History, literature, religion, myth, film, psychology, theory, and daily conversation all rely heavily upon narrative. So it is hardly surprising that studies of the art of narrative abound. Narrative has a language much its own, with regularly recurring patterns, deeply established conventions for transmission, and interpretive codes, whether in a novel, cartoon, or case study. Cutting across many disciplines, narratology describes and analyzes this language, and only recently have serious attempts been made to regularize it to permit one expert to understand another. In A Dictionary of Narratology, Gerald Prince provides quick and reliable access to terms and concepts that are defined, illustrated, and cross-referenced. All entries are keyed to articles or books in which the terms originate or are exemplified. Important as the first book of its kind, A Dictionary of Narratology should prove indispensable to writers, critics, and scholars in many fields.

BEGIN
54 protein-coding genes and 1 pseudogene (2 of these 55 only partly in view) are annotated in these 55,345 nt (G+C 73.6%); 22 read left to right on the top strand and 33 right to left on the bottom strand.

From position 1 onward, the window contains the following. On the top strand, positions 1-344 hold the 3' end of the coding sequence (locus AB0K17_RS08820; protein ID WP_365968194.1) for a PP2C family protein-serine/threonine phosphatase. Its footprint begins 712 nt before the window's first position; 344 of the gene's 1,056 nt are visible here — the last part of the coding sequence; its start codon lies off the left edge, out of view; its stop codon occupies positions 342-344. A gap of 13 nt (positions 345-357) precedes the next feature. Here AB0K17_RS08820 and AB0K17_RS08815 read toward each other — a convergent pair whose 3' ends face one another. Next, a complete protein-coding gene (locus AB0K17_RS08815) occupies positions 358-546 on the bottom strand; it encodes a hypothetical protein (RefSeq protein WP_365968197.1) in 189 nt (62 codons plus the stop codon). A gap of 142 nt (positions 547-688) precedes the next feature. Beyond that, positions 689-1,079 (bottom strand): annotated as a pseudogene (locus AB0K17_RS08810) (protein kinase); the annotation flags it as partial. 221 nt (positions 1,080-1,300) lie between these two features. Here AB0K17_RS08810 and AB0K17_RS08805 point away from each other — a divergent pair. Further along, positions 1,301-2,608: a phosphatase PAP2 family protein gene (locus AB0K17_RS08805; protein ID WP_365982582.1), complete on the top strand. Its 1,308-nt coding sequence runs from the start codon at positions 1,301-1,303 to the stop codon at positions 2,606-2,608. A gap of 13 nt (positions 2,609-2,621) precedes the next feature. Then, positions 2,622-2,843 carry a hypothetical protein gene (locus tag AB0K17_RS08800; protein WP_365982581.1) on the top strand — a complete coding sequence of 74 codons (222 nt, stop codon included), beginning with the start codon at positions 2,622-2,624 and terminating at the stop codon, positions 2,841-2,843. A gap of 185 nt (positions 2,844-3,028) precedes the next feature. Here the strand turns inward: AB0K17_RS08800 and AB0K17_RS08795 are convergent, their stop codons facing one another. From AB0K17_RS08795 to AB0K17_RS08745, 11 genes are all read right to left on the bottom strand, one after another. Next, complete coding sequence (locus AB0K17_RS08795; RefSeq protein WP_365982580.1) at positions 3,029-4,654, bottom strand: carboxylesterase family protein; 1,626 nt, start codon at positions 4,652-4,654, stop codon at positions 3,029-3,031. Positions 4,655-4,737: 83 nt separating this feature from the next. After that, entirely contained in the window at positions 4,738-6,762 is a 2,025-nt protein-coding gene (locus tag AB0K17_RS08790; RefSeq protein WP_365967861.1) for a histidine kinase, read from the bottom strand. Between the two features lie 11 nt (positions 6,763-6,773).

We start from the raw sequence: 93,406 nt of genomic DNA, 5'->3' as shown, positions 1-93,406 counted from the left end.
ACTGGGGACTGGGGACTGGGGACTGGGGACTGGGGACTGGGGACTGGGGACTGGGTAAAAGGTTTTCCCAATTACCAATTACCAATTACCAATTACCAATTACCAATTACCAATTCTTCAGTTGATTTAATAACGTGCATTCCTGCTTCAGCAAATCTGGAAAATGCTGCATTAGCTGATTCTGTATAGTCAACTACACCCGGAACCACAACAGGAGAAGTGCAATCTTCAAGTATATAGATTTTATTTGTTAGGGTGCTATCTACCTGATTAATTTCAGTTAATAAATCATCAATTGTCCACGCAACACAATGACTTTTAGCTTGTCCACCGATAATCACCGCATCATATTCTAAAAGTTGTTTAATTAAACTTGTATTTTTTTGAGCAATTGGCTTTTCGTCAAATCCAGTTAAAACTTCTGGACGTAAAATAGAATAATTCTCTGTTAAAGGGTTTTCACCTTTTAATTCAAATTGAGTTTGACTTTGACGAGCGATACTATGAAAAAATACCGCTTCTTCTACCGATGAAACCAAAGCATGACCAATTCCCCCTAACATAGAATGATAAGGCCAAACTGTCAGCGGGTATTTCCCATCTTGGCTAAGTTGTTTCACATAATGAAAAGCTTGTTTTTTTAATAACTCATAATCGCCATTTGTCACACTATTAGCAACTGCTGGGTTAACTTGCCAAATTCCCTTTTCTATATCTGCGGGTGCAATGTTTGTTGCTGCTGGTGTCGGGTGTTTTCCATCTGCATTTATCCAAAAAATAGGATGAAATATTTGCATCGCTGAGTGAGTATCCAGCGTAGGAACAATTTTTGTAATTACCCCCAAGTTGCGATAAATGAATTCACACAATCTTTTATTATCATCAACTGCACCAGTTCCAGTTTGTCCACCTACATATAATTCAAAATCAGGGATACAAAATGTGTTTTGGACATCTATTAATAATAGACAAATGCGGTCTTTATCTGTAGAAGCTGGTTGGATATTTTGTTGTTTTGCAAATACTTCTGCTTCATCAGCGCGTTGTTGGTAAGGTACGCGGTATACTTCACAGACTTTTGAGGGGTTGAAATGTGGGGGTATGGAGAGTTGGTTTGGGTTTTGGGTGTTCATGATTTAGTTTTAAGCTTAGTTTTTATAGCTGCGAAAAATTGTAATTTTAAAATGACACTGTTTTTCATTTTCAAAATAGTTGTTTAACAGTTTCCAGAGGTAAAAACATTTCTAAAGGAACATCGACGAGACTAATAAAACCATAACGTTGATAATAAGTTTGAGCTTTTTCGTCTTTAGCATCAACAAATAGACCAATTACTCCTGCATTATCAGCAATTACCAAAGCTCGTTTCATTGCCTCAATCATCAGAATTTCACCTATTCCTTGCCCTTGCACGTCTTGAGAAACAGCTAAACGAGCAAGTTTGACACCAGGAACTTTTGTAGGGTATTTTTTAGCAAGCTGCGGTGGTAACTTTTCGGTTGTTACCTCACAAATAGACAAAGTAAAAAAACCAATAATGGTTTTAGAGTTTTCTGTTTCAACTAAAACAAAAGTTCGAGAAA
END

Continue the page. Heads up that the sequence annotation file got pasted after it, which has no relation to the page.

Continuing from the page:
Literature-Fiction, History-Criticism, Criticism-Theory,